The Jade Rabbit rover launched into space on Monday as part of China's first moon rover mission, highlighting the nation's ambitious space program.
The rover's name comes from Chinese mythology. The goddess of the moon, Chang'e, has a pet named Yutu that translates to "Jade Rabbit."
The mission blasted off around 1:30 a.m. local time courtesy of China's Long March-3B carrier rocket, the Agence France-Presse reported. One hour after the launch, the Jade Rabbit's
center's director Zhang Zhenzhong appeared before staff and declared the mission a "success" on China's state-run CCTV.
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"The Chang’e probe is on its way to the moon," Zhang Zhenzhong said during the live CCTV broadcast, UniverseToday.com reported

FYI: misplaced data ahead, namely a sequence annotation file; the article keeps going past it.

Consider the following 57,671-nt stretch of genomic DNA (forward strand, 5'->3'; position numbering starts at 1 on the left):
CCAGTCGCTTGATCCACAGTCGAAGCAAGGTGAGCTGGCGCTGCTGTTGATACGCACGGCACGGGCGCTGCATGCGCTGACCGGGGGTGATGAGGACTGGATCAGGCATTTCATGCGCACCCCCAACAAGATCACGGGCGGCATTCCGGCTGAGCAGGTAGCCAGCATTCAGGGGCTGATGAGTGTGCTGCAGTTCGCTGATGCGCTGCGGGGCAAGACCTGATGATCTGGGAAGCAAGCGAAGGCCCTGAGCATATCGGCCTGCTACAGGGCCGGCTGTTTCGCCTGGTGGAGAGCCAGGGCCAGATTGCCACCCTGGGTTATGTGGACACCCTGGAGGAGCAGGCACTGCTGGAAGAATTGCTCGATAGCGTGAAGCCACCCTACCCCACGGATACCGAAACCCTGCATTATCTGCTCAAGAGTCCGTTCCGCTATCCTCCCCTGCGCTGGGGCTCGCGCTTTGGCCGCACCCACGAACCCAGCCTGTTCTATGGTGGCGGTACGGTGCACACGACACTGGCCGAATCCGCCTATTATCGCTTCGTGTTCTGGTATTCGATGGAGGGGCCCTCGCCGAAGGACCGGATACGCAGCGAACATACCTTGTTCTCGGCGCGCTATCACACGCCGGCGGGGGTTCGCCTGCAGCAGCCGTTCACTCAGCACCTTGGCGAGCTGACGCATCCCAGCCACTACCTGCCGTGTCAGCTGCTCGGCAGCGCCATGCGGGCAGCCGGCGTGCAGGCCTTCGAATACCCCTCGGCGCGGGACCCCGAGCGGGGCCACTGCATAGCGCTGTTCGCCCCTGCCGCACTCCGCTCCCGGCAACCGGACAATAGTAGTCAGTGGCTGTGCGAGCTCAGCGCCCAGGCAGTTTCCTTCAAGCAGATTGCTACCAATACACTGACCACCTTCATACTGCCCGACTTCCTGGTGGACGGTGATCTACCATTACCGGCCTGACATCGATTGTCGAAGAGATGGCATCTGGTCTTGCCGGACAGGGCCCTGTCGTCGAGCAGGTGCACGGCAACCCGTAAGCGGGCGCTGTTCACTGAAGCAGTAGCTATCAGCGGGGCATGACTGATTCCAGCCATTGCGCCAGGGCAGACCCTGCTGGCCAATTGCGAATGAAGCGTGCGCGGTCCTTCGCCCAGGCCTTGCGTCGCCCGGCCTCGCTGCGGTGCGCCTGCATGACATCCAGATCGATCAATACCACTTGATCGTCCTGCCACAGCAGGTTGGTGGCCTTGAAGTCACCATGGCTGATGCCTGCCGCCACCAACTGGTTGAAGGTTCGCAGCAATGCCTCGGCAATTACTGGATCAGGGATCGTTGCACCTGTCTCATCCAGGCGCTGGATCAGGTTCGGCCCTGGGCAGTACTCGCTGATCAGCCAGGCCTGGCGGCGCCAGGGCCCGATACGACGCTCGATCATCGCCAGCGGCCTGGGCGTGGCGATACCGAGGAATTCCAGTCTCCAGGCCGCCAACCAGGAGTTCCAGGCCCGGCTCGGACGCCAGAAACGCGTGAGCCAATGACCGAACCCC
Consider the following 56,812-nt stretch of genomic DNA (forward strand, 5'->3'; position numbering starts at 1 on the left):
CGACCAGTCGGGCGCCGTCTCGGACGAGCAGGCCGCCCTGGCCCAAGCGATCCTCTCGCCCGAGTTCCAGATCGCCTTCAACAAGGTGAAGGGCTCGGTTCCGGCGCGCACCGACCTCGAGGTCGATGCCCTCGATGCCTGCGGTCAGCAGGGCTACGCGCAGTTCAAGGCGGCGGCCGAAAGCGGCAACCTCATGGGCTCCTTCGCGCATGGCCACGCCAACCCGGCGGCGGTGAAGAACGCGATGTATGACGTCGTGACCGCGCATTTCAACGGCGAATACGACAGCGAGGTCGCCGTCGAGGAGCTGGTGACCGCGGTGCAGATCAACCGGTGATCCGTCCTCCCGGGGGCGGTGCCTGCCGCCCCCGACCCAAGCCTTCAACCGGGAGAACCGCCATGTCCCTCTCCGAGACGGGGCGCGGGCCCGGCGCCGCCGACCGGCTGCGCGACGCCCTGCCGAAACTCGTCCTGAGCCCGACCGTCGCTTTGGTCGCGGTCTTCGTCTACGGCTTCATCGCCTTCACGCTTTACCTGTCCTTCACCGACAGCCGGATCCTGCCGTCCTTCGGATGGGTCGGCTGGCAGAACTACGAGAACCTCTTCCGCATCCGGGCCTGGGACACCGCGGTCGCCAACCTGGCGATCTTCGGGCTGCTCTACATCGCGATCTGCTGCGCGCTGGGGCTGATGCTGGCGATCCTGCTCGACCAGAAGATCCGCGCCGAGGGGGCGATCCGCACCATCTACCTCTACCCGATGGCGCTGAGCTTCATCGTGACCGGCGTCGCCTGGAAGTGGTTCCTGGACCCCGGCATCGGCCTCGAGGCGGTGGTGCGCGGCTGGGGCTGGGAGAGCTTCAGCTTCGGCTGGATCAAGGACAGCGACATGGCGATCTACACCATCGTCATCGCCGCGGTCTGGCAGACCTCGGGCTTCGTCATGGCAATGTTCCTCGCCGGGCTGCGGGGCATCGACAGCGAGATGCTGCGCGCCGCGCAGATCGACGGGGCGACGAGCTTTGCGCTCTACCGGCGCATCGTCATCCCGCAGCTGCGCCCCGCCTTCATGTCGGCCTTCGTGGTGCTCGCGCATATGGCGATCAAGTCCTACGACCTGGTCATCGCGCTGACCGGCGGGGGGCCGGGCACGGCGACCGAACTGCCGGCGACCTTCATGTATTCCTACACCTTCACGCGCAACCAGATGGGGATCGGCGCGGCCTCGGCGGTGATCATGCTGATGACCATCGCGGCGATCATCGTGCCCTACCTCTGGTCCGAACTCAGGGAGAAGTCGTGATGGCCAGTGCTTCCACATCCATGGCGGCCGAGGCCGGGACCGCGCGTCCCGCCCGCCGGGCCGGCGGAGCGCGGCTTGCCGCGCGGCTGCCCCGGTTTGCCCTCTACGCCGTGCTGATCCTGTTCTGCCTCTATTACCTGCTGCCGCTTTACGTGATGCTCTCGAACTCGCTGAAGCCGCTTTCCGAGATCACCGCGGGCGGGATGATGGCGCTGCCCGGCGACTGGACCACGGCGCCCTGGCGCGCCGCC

. "Of course, it’s a symbol of China’s national power and prowess."
China's probe will follow in the footsteps of the United States and former Soviet Union, which landed on the moon decades ago. The Jade Rabbit is expected to land in mid-December and will be tasked with exploring the moon's surface and searing for natural resources.
Designed to travel approximately 660 feet per hour, the Jade Rabbit can climb 30 degree slopes, according to the Shanghai Aerospace Systems Engineering Research Institute.
The Jade Rabbit is said to be China's first step toward eventually sending humans to the moon and establishing a permanent space station by 2020, the AFP noted.
China has sent 10 astronauts into space since 2003. The nation sent two unmanned probes to orbit the moon in 2007 and 2010. At the end of its mission, the 2007 probe intentionally crashed into the lunar surface.
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